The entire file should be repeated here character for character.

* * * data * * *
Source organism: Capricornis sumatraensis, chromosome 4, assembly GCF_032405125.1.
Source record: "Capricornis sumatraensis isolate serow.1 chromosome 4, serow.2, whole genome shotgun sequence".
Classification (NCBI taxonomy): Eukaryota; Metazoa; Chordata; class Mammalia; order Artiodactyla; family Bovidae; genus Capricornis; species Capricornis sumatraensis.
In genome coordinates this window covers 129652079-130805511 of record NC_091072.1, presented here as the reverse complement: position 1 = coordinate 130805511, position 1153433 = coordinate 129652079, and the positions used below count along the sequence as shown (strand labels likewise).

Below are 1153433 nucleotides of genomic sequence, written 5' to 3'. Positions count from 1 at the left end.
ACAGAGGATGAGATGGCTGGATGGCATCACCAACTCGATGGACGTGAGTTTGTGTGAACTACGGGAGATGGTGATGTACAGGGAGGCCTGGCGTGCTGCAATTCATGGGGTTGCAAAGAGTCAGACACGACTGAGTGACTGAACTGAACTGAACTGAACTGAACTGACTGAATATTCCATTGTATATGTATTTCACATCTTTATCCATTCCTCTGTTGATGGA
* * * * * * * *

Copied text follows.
Source organism: Capricornis sumatraensis, chromosome 4, assembly GCF_032405125.1.
Source record: "Capricornis sumatraensis isolate serow.1 chromosome 4, serow.2, whole genome shotgun sequence".
Classification (NCBI taxonomy): Eukaryota; Metazoa; Chordata; class Mammalia; order Artiodactyla; family Bovidae; genus Capricornis; species Capricornis sumatraensis.
In genome coordinates this window covers 129652079-130805511 of record NC_091072.1, presented here as the reverse complement: position 1 = coordinate 130805511, position 1153433 = coordinate 129652079, and the positions used below count along the sequence as shown (strand labels likewise).

Below are 1153433 nucleotides of genomic sequence, written 5' to 3'. Positions count from 1 at the left end.
ACAGAGGATGAGATGGCTGGATGGCATCACCAACTCGATGGACGTGAGTTTGTGTGAACTACGGGAGATGGTGATGTACAGGGAGGCCTGGCGTGCTGCAATTCATGGGGTTGCAAAGAGTCAGACACGACTGAGTGACTGAACTGAACTGAACTGAACTGAACTGACTGAATATTCCATTGTATATGTATTTCACATCTTTATCCATTCCTCTGTTGATGGA